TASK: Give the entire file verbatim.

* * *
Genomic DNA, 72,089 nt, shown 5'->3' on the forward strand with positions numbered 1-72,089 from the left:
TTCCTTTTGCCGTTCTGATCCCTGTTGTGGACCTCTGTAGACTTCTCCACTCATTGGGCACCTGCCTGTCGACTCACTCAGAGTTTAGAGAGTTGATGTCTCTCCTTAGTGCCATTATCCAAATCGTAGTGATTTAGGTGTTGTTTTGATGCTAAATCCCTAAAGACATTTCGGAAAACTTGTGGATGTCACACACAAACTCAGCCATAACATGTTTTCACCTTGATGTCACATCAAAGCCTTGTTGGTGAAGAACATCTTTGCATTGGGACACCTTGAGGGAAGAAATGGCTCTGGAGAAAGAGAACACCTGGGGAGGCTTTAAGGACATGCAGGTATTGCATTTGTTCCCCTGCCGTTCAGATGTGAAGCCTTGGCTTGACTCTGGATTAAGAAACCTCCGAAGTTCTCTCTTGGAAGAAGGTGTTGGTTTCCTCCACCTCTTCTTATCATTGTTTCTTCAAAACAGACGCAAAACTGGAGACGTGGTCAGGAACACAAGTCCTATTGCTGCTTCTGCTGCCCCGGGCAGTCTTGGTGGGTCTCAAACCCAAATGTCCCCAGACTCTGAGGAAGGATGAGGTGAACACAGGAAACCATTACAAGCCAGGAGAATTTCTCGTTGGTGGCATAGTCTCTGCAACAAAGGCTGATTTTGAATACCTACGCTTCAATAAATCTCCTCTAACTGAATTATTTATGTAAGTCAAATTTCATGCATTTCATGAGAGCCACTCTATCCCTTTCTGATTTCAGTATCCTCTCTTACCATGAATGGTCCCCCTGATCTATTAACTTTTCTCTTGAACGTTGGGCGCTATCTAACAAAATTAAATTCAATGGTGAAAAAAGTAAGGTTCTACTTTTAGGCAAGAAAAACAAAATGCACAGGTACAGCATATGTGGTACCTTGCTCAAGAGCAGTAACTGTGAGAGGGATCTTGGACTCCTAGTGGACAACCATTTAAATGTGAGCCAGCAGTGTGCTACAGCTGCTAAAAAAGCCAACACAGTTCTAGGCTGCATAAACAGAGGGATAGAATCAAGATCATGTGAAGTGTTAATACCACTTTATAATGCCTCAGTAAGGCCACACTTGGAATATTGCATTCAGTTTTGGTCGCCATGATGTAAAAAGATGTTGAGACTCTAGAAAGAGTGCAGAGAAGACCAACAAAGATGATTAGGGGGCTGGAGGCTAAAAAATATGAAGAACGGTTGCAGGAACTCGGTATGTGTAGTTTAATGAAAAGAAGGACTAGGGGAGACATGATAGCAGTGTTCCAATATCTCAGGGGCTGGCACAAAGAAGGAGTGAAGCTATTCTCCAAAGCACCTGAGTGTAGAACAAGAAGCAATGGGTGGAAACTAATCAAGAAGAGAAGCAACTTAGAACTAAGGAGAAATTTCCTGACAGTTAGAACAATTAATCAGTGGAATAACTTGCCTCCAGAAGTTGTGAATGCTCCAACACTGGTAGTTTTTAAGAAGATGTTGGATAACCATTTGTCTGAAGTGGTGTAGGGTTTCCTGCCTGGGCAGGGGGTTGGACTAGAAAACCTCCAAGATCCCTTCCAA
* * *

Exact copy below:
Genomic DNA, 72,089 nt, shown 5'->3' on the forward strand with positions numbered 1-72,089 from the left:
TTCCTTTTGCCGTTCTGATCCCTGTTGTGGACCTCTGTAGACTTCTCCACTCATTGGGCACCTGCCTGTCGACTCACTCAGAGTTTAGAGAGTTGATGTCTCTCCTTAGTGCCATTATCCAAATCGTAGTGATTTAGGTGTTGTTTTGATGCTAAATCCCTAAAGACATTTCGGAAAACTTGTGGATGTCACACACAAACTCAGCCATAACATGTTTTCACCTTGATGTCACATCAAAGCCTTGTTGGTGAAGAACATCTTTGCATTGGGACACCTTGAGGGAAGAAATGGCTCTGGAGAAAGAGAACACCTGGGGAGGCTTTAAGGACATGCAGGTATTGCATTTGTTCCCCTGCCGTTCAGATGTGAAGCCTTGGCTTGACTCTGGATTAAGAAACCTCCGAAGTTCTCTCTTGGAAGAAGGTGTTGGTTTCCTCCACCTCTTCTTATCATTGTTTCTTCAAAACAGACGCAAAACTGGAGACGTGGTCAGGAACACAAGTCCTATTGCTGCTTCTGCTGCCCCGGGCAGTCTTGGTGGGTCTCAAACCCAAATGTCCCCAGACTCTGAGGAAGGATGAGGTGAACACAGGAAACCATTACAAGCCAGGAGAATTTCTCGTTGGTGGCATAGTCTCTGCAACAAAGGCTGATTTTGAATACCTACGCTTCAATAAATCTCCTCTAACTGAATTATTTATGTAAGTCAAATTTCATGCATTTCATGAGAGCCACTCTATCCCTTTCTGATTTCAGTATCCTCTCTTACCATGAATGGTCCCCCTGATCTATTAACTTTTCTCTTGAACGTTGGGCGCTATCTAACAAAATTAAATTCAATGGTGAAAAAAGTAAGGTTCTACTTTTAGGCAAGAAAAACAAAATGCACAGGTACAGCATATGTGGTACCTTGCTCAAGAGCAGTAACTGTGAGAGGGATCTTGGACTCCTAGTGGACAACCATTTAAATGTGAGCCAGCAGTGTGCTACAGCTGCTAAAAAAGCCAACACAGTTCTAGGCTGCATAAACAGAGGGATAGAATCAAGATCATGTGAAGTGTTAATACCACTTTATAATGCCTCAGTAAGGCCACACTTGGAATATTGCATTCAGTTTTGGTCGCCATGATGTAAAAAGATGTTGAGACTCTAGAAAGAGTGCAGAGAAGACCAACAAAGATGATTAGGGGGCTGGAGGCTAAAAAATATGAAGAACGGTTGCAGGAACTCGGTATGTGTAGTTTAATGAAAAGAAGGACTAGGGGAGACATGATAGCAGTGTTCCAATATCTCAGGGGCTGGCACAAAGAAGGAGTGAAGCTATTCTCCAAAGCACCTGAGTGTAGAACAAGAAGCAATGGGTGGAAACTAATCAAGAAGAGAAGCAACTTAGAACTAAGGAGAAATTTCCTGACAGTTAGAACAATTAATCAGTGGAATAACTTGCCTCCAGAAGTTGTGAATGCTCCAACACTGGTAGTTTTTAAGAAGATGTTGGATAACCATTTGTCTGAAGTGGTGTAGGGTTTCCTGCCTGGGCAGGGGGTTGGACTAGAAAACCTCCAAGATCCCTTCCAA